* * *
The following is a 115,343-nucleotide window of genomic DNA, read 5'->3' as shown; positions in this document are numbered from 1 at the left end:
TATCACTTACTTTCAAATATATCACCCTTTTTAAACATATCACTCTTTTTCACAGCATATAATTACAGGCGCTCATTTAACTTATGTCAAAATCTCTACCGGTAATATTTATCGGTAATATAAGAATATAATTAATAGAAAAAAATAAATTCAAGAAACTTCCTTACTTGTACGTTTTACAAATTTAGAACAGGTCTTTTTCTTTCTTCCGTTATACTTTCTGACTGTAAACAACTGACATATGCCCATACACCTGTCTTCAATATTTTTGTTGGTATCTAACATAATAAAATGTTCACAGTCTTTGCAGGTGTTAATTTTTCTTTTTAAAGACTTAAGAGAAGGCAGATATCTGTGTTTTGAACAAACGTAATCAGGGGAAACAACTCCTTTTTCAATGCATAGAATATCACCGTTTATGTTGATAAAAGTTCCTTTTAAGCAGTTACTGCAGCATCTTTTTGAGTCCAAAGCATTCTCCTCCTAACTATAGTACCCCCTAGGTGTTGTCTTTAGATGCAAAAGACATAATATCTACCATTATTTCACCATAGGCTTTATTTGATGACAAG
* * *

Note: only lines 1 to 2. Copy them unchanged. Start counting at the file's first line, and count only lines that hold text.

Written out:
The following is a 115,343-nucleotide window of genomic DNA, read 5'->3' as shown; positions in this document are numbered from 1 at the left end:
TATCACTTACTTTCAAATATATCACCCTTTTTAAACATATCACTCTTTTTCACAGCATATAATTACAGGCGCTCATTTAACTTATGTCAAAATCTCTACCGGTAATATTTATCGGTAATATAAGAATATAATTAATAGAAAAAAATAAATTCAAGAAACTTCCTTACTTGTACGTTTTACAAATTTAGAACAGGTCTTTTTCTTTCTTCCGTTATACTTTCTGACTGTAAACAACTGACATATGCCCATACACCTGTCTTCAATATTTTTGTTGGTATCTAACATAATAAAATGTTCACAGTCTTTGCAGGTGTTAATTTTTCTTTTTAAAGACTTAAGAGAAGGCAGATATCTGTGTTTTGAACAAACGTAATCAGGGGAAACAACTCCTTTTTCAATGCATAGAATATCACCGTTTATGTTGATAAAAGTTCCTTTTAAGCAGTTACTGCAGCATCTTTTTGAGTCCAAAGCATTCTCCTCCTAACTATAGTACCCCCTAGGTGTTGTCTTTAGATGCAAAAGACATAATATCTACCATTATTTCACCATAGGCTTTATTTGATGACAAG